NEP Studs and Duds Through Week 14: A.J.Green, Road Warrior?
Every so often, I head to pro-football-reference.com and just feast on football stats. I generally have the goal of uncovering potentially useful information for fantasy purposes that I may not have otherwise picked up on during matchup analysis each week. For example, I found that there were three times as many 100-yard receiving games as rushing games this year. And that there have been 0.70 short-yardage (1-2 yard) rushing touchdowns per NFL game this season.
But perhaps the most interesting thing I uncovered was the stark contrast in A.J.Green's home/road splits. As far as I know, he is happy being a Bengal. But, it sure seems like he does not like playing in the city of Cincinnati much.
Note before you get started: For a definition of Net Expected Points (NEP), check out our glossary.
A.J.Green (102.90 Reception NEP, Ranked 4th of 79 Qualifying Wide Receivers)
Green is having another fantastic season, as evidenced by his fourth-ranked NEP total. Ranking sixth in standard scoring and seventh in PPR scoring, one would think Green is one of the safest plays in fantasy week-in and week-out, right? Wrong.
Check out Green's home/road splits for his career:
|Career||G||Rec/G||Rec Yds/G||Rec TD/G||Standard Fantasy Pts/G|
Looking at 2013 in isolation, it is no different:
|2013||G||Rec/G||Rec Yds/G||Rec TD/G||Standard Fantasy Pts/G|
Throughout his 44-game career, Green has astoundingly produced nearly double the amount of fantasy points on the road as he has at home. He's an absolute stud away from Cincinnati, but at home, he is more of a high-end WR3.
So what gives?
The truth is, it's not exactly clear. My first thought was that the Bengals were experiencing drastically different game flow issues on the road, routinely playing catch-up. However, the Bengals record at home and on the road in Green's career are identical at 14-8, so that does not look to be the case.
The next possibility that came to mind is maybe Andy Dalton is inexplicably much better on the road. I thought I was onto something there - Dalton averages 29 more passing yards per game on the road throughout his career. However, Green averages 45 more receiving yards per game on the road. It's inconclusive which is a product of which.
The bottom line is that Green is getting a 27 percent market share of Dalton's yardage and a 26 percent share of his touchdowns in home games, but a 42 percent market share of yardage and 46 percent share of touchdowns in road games.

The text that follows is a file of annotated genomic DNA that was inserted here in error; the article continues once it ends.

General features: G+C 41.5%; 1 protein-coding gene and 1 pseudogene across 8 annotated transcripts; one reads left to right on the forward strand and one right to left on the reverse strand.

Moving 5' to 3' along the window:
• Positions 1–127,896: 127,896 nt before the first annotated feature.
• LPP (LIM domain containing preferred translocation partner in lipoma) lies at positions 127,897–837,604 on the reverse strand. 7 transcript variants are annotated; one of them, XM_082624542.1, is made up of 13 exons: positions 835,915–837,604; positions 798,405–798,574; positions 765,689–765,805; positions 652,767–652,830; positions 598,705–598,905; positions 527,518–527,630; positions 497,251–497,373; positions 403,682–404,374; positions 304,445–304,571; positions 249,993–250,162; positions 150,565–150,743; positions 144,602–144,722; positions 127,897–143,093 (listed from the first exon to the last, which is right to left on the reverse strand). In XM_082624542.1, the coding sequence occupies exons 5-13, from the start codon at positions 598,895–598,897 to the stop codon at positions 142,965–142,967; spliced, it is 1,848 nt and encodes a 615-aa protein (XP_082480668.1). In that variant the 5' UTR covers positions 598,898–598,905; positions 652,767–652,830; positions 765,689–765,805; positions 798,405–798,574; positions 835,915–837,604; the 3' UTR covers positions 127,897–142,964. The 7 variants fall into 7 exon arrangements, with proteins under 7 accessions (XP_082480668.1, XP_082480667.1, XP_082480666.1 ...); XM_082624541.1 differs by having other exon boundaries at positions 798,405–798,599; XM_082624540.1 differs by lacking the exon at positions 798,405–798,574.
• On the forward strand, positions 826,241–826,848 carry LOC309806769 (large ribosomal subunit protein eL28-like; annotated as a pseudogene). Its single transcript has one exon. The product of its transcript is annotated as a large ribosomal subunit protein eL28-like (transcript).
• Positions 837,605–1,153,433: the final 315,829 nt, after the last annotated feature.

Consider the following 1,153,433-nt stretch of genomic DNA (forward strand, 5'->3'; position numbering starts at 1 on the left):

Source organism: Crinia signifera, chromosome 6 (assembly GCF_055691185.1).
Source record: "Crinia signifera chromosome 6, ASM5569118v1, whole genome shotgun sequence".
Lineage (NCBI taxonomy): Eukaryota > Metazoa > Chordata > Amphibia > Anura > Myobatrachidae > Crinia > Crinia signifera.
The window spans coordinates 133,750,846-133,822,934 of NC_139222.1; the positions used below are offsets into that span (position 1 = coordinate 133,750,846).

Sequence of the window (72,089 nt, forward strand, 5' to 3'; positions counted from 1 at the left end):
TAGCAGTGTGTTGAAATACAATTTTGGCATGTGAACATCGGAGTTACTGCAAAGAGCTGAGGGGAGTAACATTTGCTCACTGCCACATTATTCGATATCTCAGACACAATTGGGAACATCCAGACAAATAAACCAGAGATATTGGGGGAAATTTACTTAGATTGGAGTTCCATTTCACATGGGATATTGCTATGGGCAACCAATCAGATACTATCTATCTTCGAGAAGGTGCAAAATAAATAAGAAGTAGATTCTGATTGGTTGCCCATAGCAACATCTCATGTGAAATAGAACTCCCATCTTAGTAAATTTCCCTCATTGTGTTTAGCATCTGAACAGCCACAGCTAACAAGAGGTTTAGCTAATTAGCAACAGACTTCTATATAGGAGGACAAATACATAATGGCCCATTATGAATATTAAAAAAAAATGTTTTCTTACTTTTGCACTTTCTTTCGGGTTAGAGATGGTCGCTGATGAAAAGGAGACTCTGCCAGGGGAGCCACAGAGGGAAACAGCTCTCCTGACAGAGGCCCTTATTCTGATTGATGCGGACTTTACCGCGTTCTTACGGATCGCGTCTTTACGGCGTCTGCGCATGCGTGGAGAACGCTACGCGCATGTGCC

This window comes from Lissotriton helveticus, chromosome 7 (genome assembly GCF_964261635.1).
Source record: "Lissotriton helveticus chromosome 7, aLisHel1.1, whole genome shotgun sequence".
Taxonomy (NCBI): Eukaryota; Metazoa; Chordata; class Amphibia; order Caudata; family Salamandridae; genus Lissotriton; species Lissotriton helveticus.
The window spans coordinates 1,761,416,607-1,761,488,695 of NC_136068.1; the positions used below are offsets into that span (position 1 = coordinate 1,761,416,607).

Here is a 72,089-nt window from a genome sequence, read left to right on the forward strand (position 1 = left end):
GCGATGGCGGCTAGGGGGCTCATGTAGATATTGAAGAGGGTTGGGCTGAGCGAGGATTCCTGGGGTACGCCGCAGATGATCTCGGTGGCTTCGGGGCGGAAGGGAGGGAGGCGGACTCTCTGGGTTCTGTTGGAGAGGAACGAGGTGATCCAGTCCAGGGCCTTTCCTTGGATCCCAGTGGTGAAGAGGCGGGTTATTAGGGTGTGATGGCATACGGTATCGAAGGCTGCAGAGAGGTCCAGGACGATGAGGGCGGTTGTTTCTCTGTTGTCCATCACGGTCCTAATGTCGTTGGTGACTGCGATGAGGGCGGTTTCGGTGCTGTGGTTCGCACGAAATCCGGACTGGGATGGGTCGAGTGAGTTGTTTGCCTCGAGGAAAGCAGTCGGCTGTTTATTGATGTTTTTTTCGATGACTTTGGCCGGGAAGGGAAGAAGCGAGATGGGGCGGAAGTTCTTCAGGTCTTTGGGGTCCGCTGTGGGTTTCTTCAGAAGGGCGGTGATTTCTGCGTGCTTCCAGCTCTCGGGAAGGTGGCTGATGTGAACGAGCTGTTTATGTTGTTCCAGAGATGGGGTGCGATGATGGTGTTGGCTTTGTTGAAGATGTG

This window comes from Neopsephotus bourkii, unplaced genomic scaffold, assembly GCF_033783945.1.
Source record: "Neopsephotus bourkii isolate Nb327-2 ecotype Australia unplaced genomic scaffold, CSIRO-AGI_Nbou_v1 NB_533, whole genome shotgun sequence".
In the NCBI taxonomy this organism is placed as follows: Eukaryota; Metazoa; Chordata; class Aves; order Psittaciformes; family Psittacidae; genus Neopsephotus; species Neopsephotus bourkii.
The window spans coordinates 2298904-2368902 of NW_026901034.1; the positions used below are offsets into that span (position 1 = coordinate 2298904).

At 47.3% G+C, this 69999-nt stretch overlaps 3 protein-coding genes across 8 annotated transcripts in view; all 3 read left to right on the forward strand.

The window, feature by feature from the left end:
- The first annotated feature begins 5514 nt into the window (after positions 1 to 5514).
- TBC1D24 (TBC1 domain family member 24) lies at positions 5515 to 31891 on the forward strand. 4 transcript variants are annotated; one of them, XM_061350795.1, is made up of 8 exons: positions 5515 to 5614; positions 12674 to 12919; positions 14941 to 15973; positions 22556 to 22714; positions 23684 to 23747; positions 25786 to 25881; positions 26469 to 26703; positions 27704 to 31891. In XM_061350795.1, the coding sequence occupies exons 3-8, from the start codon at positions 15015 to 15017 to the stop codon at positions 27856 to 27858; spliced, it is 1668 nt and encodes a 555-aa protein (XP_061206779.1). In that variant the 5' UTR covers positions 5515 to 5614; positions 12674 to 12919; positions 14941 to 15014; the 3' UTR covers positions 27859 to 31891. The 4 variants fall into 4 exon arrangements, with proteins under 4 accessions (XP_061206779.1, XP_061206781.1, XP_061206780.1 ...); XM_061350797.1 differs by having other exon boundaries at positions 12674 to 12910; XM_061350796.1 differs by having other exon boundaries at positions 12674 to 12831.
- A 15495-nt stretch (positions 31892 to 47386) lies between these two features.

So why should we take this trend seriously?
The NFL is inherently random, where most statistics tend to regress to the mean over time. Fantasy analysis is basically trying to figure out what that mean is for different players in different situations, but the relatively small sample sizes make it challenging. In Green's case, we have a relatively robust 44-game sample under many of the same conditions, including coach (Marvin Lewis), quarterback (Dalton), and offensive coordinator (Jay Gruden). This sample suggests that there is a huge disparity between Green's road mean and home mean. Just because we have not yet pinpointed exactly why this is the case does not mean that it is not reality.
Furthermore, keep in mind that a 44-game sample size is much larger than the usual 16 or 32 game sample size we usually use to make key fantasy decisions. It took only a 16 game sample in 2012 for many to spend a top-five pick on Doug Martin this season. Nick Foles has had seven good games, yet most observers agree that he is a surefire fantasy QB1 to be trusted at the most crucial juncture of the year. And let's not forget that Green himself had a top-10 average draft position amongst wide receivers the year after his 13-game rookie season.
I think this particular statistic of Green's is crucial in daily fantasy. His price is usually sitting somewhere in the top five in terms of most expensive salary for wide receivers. If you bought in early to the fact that he is much more effective on the road, you could have saved yourself a lot of salary cap space and received a better return on your investment elsewhere during his home games. And when he had a road game, you could have pounced despite the seemingly steep cost.
Paying more attention to major discrepancies in splits like this may also help fantasy analysts make more accurate projections. There has been many a time when Green has been ranked in the weekly top five because he was playing at home and didn't have an imposing matchup. Analysts were ranking him based on his overall mean, not taking into account that his home mean is significantly lower.
Green is a rare case of a player's home/road splits being drastically different. Most players tend to do slightly better at home, because most players tend to do better in wins, and most teams win slightly more at home. Many prognosticators tend to slightly bump players down on the road if they factor game location into their projections at all, but with Green that would be dead wrong.
Keep Green's home/road splits in mind when making decisions about which WR1 to pay for in daily. Obviously, Green is one of the league's most talented wide receivers, so I don't recommend ever benching him in redraft formats. You may want to temper your expectations a bit when he takes the field in Paul Brown Stadium, though.
Brandon Marshall (102.47 reception NEP, Ranked 5th of 79 Qualifying Wide Receivers)